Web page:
In the modernized world, almost everyone immerses themselves in the wonders of technology, making use of the increasing advancement of cell phone development, whether they are tweeting about an awesome video, or browsing the internet for presents to buy for the upcoming holidays. A somewhat vexing issue arises from lackluster battery life, which at times can seem mediocre considering how cutting-edge our phones have become. As technology becomes increasingly universal and mobile, the amount of usage a fully charged battery is able to provide is a key concern.  Luckily, recent research into organic LED displays have in turn generated a more energy efficient alternative.


Ordinary LCDs (liquid-crystal display), which are in virtually every monitor and laptop, work by choosing to block areas of the backlight to create images that audiences see.  A simple LCD panel can be created with layers of polarized glass, nematic liquid crystals, polarizing film and polymers, as seen in the image below.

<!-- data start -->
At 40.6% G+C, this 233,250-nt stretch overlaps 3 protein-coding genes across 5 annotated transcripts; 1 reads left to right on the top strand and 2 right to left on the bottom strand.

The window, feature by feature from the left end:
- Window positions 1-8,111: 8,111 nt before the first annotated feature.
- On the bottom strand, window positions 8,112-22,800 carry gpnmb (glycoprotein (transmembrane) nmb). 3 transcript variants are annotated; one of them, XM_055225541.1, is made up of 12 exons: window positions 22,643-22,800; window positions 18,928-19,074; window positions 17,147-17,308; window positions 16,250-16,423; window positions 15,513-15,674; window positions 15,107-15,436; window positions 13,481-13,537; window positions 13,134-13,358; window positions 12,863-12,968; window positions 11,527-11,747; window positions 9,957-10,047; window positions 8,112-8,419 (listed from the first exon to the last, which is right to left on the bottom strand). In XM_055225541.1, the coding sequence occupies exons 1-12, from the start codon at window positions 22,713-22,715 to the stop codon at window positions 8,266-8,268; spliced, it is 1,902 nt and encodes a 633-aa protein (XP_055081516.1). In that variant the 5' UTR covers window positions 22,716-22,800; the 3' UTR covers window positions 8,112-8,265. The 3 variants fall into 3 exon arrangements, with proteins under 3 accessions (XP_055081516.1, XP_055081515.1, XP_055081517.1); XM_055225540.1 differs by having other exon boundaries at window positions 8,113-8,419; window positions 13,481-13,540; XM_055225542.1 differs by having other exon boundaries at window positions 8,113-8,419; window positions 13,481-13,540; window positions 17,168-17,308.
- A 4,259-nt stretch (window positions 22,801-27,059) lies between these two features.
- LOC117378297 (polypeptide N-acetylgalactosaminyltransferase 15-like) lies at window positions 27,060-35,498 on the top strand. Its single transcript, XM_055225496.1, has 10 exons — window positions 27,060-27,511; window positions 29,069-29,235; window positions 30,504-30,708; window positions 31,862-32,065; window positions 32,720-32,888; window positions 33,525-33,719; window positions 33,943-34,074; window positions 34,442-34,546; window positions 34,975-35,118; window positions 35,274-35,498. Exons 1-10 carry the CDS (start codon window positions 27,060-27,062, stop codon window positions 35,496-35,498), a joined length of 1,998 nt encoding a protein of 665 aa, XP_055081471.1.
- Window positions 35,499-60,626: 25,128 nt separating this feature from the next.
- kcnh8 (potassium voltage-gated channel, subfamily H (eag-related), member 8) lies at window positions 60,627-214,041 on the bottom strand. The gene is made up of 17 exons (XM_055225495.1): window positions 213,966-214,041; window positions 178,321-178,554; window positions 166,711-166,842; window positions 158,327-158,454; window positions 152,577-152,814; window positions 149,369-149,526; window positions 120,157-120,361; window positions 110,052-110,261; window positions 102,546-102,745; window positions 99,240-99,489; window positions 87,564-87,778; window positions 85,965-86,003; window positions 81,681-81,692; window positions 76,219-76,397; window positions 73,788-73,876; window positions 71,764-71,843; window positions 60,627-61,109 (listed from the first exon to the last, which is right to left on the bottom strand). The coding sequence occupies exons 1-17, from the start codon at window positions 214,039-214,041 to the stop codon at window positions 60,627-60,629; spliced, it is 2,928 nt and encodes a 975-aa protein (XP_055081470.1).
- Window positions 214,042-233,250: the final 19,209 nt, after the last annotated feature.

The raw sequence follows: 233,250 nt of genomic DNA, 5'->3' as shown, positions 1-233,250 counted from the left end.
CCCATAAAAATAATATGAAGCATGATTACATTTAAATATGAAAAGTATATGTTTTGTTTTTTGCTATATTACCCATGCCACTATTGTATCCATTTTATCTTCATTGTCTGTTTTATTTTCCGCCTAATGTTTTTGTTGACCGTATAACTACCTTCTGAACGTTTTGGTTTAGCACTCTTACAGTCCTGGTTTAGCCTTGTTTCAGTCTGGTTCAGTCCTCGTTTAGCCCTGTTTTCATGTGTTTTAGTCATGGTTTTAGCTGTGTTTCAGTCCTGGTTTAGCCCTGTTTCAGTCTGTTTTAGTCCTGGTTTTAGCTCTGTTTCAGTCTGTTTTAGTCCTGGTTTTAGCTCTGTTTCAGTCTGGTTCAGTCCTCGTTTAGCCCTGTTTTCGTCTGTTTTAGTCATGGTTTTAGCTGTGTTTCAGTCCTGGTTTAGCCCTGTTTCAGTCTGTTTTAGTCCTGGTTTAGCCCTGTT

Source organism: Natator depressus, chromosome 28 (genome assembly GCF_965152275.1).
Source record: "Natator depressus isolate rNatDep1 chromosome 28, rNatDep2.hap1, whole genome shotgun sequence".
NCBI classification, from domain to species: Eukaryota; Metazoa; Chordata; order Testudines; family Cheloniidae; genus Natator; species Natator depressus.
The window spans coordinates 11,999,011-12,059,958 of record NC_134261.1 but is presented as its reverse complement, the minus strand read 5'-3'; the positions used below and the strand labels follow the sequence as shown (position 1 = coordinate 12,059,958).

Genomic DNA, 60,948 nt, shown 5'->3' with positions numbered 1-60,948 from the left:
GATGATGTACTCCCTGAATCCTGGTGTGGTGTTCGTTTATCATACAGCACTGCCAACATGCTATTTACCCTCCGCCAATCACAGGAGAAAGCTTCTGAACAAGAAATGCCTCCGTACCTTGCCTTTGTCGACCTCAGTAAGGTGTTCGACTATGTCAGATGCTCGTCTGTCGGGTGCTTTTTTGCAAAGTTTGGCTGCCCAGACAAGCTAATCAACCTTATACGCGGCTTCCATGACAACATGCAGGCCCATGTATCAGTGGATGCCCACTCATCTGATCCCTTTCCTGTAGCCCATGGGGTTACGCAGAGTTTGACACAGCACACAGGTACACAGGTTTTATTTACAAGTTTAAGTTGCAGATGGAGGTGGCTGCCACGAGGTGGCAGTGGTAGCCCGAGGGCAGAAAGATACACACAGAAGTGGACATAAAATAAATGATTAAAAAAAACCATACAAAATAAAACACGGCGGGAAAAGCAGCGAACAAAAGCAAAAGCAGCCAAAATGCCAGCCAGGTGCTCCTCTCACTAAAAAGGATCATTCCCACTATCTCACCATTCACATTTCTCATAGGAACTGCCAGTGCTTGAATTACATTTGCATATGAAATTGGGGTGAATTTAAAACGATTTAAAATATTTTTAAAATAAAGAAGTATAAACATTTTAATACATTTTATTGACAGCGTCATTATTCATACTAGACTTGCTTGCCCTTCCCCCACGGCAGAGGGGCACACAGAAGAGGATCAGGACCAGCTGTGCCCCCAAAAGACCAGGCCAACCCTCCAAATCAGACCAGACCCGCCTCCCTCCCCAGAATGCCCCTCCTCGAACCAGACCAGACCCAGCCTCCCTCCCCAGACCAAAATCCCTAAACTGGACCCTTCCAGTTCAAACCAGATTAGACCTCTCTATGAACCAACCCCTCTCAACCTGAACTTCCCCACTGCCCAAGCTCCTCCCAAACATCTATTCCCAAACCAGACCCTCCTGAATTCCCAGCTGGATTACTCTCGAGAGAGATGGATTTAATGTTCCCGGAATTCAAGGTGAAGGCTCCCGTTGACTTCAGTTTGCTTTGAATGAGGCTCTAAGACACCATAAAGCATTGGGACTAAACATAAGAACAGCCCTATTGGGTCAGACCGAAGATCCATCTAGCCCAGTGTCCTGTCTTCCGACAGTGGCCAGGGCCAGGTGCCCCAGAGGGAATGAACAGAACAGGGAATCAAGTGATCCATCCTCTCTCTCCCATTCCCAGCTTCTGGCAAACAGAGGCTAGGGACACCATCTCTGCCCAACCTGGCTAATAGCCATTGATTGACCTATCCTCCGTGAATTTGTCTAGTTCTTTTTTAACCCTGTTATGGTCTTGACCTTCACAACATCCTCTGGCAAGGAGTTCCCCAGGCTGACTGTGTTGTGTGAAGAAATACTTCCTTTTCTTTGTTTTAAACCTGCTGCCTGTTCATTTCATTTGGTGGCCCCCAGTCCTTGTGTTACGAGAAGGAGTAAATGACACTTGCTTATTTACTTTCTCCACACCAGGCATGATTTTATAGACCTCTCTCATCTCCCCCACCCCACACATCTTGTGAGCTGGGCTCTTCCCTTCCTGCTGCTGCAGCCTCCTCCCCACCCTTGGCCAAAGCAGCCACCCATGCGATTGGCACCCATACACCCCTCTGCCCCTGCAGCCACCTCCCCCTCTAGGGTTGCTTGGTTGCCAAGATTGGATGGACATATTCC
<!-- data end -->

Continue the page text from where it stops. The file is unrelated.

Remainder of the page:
LCD screens are created by stacking layers of different materials atop one another.  Together, it creates a displayed image.

However, for every LCD panel, there must be an external light source since they emit no light on their own.  As a source of light, LCDs commonly utilize LEDs (light-emitting diodes) or built in fluorescent tubes.  However, the light is not always evenly distributed throughout the display.  This results in uneven backlighting and can be witnessed when the monitor displays a black image.  Its overall design limits the viewing angle of the monitor which results in variations in color saturation, contrast and brightness.  Additional characteristics of LCDs can be found described by VarTech Systems Inc here.